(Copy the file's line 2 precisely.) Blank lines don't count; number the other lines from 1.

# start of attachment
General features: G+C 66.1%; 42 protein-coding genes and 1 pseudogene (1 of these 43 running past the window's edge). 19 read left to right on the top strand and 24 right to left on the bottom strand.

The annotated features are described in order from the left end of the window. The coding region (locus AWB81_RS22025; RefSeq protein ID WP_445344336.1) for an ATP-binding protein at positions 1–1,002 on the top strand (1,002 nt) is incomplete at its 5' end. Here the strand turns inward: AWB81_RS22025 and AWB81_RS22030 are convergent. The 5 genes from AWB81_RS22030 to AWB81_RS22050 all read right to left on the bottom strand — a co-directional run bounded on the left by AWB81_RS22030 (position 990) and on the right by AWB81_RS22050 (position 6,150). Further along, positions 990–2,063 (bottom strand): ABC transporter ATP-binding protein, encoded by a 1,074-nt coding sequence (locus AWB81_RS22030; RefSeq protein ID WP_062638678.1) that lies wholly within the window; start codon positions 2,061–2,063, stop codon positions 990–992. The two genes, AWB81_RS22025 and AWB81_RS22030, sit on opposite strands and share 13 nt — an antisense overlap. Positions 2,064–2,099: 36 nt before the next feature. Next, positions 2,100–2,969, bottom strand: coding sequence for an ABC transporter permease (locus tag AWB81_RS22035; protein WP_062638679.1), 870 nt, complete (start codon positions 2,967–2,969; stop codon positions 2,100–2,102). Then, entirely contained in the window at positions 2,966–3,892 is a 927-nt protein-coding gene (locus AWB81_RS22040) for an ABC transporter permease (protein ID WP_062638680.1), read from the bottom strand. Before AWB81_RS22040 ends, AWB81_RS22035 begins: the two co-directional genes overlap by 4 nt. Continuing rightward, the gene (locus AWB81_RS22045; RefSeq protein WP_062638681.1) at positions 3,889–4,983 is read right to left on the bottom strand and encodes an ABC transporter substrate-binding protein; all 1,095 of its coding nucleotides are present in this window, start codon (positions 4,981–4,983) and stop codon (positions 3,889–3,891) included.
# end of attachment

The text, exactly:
The annotated features are described in order from the left end of the window. The coding region (locus AWB81_RS22025; RefSeq protein ID WP_445344336.1) for an ATP-binding protein at positions 1–1,002 on the top strand (1,002 nt) is incomplete at its 5' end. Here the strand turns inward: AWB81_RS22025 and AWB81_RS22030 are convergent. The 5 genes from AWB81_RS22030 to AWB81_RS22050 all read right to left on the bottom strand — a co-directional run bounded on the left by AWB81_RS22030 (position 990) and on the right by AWB81_RS22050 (position 6,150). Further along, positions 990–2,063 (bottom strand): ABC transporter ATP-binding protein, encoded by a 1,074-nt coding sequence (locus AWB81_RS22030; RefSeq protein ID WP_062638678.1) that lies wholly within the window; start codon positions 2,061–2,063, stop codon positions 990–992. The two genes, AWB81_RS22025 and AWB81_RS22030, sit on opposite strands and share 13 nt — an antisense overlap. Positions 2,064–2,099: 36 nt before the next feature. Next, positions 2,100–2,969, bottom strand: coding sequence for an ABC transporter permease (locus tag AWB81_RS22035; protein WP_062638679.1), 870 nt, complete (start codon positions 2,967–2,969; stop codon positions 2,100–2,102). Then, entirely contained in the window at positions 2,966–3,892 is a 927-nt protein-coding gene (locus AWB81_RS22040) for an ABC transporter permease (protein ID WP_062638680.1), read from the bottom strand. Before AWB81_RS22040 ends, AWB81_RS22035 begins: the two co-directional genes overlap by 4 nt. Continuing rightward, the gene (locus AWB81_RS22045; RefSeq protein WP_062638681.1) at positions 3,889–4,983 is read right to left on the bottom strand and encodes an ABC transporter substrate-binding protein; all 1,095 of its coding nucleotides are present in this window, start codon (positions 4,981–4,983) and stop codon (positions 3,889–3,891) included.